He has also been a senior writer for People magazine in New York, and a free-lance writer publishing work in the New York Times Magazine, the Los Angeles Times Magazine, Men’s Journal and elsewhere.
I was impressed by Ralph Heibutzki's praise for Catch a Wave, so I asked Carlin about what he has been reading. His reply:
I was deeply into Paul Theroux's Hotel Honolulu, and was about 90 percent of the way through it but then left it in a hotel room a week or so ago; so now that's gone, and I have to get it out of the library or something in order to finish it. Which I'll do, because it's such a wonderful, if fractal, portrait of the many weird cultures and subcultures that make up Hawaii.Visit Peter Ames Carlin's website.
I just started Rich Cohen's book about Jewish gangsters, Tough Jews. I'm only about 15 pages in so far, but I've gobbled up all of his other books in the last few months, starting with Sweet and Low, all the way through Lake Effect, Rockers and Machers and then The Avengers. I'm sure this one will be every bit as wonderful. He's a lovely writer, smart, insightful, sweet and funny. And has the best eye for modern American Jewish culture since, I dunno, Philip Roth?
I'm also reading the galleys to A Moveable Thirst, a book about the Napa wine region by my friend Rick Kushman (like me a TV critic by day) and Hank Beal. The second half of the book is a guide to actual Napa wineries, but the first half is pure narrative, about the guys' adventures touring the wineries themselves. It's charming and funny, but also smart and a nice tutorial for aspiring wine buffs. As such it reminds me of the other wine book I read this year, Brian Doyle's The Grail, which is essentially a series of essays about a year at an elite winery in Oregon's Willamette Valley. The grail in the title is the perfect pinot noir ... which a lot of people (including Brian's subjects) have come awfully close to creating.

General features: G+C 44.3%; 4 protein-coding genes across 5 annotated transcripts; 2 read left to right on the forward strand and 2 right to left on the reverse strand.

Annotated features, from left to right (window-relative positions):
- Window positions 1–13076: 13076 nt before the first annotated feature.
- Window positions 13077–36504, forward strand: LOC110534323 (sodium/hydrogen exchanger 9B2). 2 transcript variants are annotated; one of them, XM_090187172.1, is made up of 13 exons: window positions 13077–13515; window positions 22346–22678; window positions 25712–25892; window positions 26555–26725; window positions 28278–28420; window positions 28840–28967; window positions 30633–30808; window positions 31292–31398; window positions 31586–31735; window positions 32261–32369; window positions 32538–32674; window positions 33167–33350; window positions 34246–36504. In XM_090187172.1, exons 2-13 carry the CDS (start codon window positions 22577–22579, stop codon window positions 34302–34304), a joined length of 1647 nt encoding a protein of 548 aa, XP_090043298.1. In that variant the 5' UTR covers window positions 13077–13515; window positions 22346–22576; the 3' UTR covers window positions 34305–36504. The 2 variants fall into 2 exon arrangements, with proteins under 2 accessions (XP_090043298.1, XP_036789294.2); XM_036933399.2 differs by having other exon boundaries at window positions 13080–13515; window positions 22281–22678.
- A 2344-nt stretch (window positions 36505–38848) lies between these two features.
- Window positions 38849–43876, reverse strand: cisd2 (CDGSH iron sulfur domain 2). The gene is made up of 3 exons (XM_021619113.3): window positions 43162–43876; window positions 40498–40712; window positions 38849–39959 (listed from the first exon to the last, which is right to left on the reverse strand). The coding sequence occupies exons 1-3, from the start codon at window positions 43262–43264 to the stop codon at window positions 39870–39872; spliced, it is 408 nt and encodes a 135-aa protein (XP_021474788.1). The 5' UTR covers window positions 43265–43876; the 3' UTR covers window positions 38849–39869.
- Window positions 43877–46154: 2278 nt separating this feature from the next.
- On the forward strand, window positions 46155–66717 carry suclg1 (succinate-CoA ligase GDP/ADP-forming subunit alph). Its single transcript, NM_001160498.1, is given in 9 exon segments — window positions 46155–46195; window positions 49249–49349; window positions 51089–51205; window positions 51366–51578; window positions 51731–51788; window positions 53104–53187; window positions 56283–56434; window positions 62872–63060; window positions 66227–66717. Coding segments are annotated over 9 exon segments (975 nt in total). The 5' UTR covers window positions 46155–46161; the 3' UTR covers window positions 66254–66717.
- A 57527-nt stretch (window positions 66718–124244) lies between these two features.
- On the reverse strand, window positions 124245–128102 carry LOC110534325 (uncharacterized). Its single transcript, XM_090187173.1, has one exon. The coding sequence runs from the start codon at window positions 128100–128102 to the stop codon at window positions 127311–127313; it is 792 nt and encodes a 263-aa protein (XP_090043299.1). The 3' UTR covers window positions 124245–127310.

I also just re-read Huckleberry Finn, aloud this time, since I was reading it to my kids. And what a pleasure that was, both for the opportunity to not just read, but also recite Twain's language, and to see how elegantly and subtly he used the very language and text of racism (institutionalized and otherwise) to reveal exactly how ludicrous it is. The set piece on the Civil War is every bit as powerful, and more than a little sad.
I'm going on vacation next week and I have another collection of Theroux stories to take along, plus Marc Acito's novel How I Paid For College, and I'll probably still be neck-deep in Tough Jews, while I'm at it.
Oh, and since I'm a TV critic I feel like I should give some props to the shows that strike me as a kind of video literature. Which sounds more bogus than I mean it to ... my larger being that they turn me on, most often because the writing is so extremely strong:
"The Sopranos": (HBO)
"Slings and Arrows," (CBC/Sundance/but get it on dvd's too)
"The Shield" (FX)
"The Riches" (FX)
"Curb Your Enthusiasm" (HBO)